Easy-to-follow video tutorials help you learn software, creative, and business skills.Become a member
Blender is a complete package for developing television commercials and all sorts of video film from concept through production to ultimately delivery to the broadcaster. In that respect, it started out as an internal software product used by an advertising agency called "Not a Number" and was taken into the public domain and is sponsored and distributed and organized by the Blender Foundation out of Amsterdam.
The product is open source and provides a complete life cycle for starting with your concept sketch, developing a model of whatever you want, including text, computer graphics and integrating live- action plates, taking that model then and shading it and texturing it, giving it color, animating it and bringing it to life and making it move and jump around the screen as well as being able to do some physical simulations for some very complex interactions and bringing this computer graphics object into the real world, if you will.
In addition then, you can take these models and bring them into a real time interaction, a game environment, and actually create games and other kinds of instructional simulations. Finally then, you can combine the animations and the physical simulations and the shading and also the actions that are recorded from that real-time interaction into a rendering process where you create images of that computer graphics reality. You then can composite those images, and by performing all sorts of special effects and color corrections and blurs and like that, to produce video strips.
Then you can bring those strips into the Sequencer where you can then cut, splice, fade, cross-mix and overlay all of those different strips and computer graphic elements together to produce a complete video multimedia experience. Blender is supported by a worldwide consortium of people like myself, developers and other interested people who use Blender on a daily basis to produce some absolutely stunning imagery. Blender is supported by a couple of key sites on the web.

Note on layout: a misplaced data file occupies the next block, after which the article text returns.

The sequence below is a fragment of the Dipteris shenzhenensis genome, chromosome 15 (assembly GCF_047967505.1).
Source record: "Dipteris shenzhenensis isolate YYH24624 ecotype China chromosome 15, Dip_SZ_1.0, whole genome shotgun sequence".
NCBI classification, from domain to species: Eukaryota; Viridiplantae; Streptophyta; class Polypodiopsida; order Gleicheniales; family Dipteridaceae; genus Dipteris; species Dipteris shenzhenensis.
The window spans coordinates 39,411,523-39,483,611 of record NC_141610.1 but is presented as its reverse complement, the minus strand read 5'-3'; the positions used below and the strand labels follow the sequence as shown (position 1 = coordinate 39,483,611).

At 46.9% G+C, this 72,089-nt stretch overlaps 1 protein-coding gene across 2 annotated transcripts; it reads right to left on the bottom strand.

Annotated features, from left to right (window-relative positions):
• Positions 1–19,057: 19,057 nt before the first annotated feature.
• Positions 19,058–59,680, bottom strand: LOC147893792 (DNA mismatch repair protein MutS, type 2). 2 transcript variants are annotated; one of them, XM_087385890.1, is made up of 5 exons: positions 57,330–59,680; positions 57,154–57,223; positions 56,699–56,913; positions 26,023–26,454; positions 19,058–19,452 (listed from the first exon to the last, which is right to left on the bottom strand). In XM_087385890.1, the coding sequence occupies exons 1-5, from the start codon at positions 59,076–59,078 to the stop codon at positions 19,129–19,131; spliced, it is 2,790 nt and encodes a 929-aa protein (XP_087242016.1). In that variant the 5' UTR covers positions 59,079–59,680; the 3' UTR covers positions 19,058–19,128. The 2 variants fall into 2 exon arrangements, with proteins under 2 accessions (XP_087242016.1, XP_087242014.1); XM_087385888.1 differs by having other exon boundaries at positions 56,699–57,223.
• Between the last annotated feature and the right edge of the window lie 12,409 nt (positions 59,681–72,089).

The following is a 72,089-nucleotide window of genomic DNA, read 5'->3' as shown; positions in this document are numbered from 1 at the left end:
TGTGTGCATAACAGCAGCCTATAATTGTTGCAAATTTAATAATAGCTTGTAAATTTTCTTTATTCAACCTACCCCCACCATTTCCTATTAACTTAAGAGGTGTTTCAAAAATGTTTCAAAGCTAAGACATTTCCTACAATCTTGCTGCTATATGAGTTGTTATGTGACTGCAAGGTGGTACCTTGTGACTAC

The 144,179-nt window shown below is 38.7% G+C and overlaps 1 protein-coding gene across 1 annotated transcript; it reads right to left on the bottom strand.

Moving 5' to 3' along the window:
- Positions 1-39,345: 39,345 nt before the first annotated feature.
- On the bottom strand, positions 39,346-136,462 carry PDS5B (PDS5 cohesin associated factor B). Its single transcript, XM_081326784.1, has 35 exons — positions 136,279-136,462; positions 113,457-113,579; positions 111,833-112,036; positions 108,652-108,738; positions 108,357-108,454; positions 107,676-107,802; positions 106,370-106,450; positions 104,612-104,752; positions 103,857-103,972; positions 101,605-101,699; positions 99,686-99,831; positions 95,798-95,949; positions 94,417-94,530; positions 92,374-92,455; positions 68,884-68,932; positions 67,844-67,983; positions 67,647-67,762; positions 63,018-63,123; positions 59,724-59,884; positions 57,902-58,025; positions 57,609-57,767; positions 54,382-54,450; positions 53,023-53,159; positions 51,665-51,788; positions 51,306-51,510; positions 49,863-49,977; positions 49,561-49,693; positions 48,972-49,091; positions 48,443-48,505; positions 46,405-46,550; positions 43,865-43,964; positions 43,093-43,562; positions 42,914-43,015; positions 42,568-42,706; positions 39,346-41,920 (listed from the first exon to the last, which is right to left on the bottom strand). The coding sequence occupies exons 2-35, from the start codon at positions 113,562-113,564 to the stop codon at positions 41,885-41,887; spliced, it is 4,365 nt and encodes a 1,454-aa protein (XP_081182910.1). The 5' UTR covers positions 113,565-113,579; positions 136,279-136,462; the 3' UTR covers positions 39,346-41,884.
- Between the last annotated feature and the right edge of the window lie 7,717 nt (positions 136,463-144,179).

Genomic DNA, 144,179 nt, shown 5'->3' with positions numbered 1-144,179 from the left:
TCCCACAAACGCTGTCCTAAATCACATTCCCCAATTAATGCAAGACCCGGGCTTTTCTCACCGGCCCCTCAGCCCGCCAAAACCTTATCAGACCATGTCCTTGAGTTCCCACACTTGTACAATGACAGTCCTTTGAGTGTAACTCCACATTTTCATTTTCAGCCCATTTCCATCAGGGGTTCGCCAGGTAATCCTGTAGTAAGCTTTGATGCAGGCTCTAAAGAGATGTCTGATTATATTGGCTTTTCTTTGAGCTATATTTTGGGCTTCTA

We have BlenderArtists.org. That is a non-profit organization that is hosted to provide online forums and a gallery of the absolute stunning imagery that is produced by a number of great and very talented individuals from around the world and every major country and city there is. There is also an online daily newspaper called BlenderNation.com, which features a daily news article about BlenderNation everyday.
Here's an interview with Campbell Barton, a person I've been privileged to work with and he has helped me quite a bit with all of my Python programming. This newspaper has been in existence for well over a year and every time some kind of a major event occurs or a major accomplishment happens with Blender or related to Blender, this is the community that both publishes and produces news articles about Blender and how it's being used to model and simulate and just produce awesome video imagery.
Finally, there is BlenderArt.org, which is an electronic magazine that features a number of issues and each issue is just packed with a number of articles and very interesting techniques on how to use Blender and some of the stunning and absolute fantastic stuff that has been done with Blender in the past. There is also model repositories that you can go to, to get models that have already been prebuilt by other people. There is a Blender Materials available from Blender.org, which is a library of reusable materials and settings for simulating all sorts of different materials and of course the code and all different extensions to the code is also available.
So that's just a quick overview of the capabilities of Blender and the kind of things that can be done with Blender as well as some of the support that's available to you as a new user.
Get unlimited access to all courses for just $25/month.Become a member
107 Video lessons · 37333 Viewers
100 Video lessons · 8342 Viewers
94 Video lessons · 26493 Viewers
147 Video lessons · 6045 Viewers
Access exercise files from a button right under the course name.
Search within course videos and transcripts, and jump right to the results.
Remove icons showing you already watched videos if you want to start over.
Make the video wide, narrow, full-screen, or pop the player out of the page into its own window.
Click on text in the transcript to jump to that spot in the video. As the video plays, the relevant spot in the transcript will be highlighted.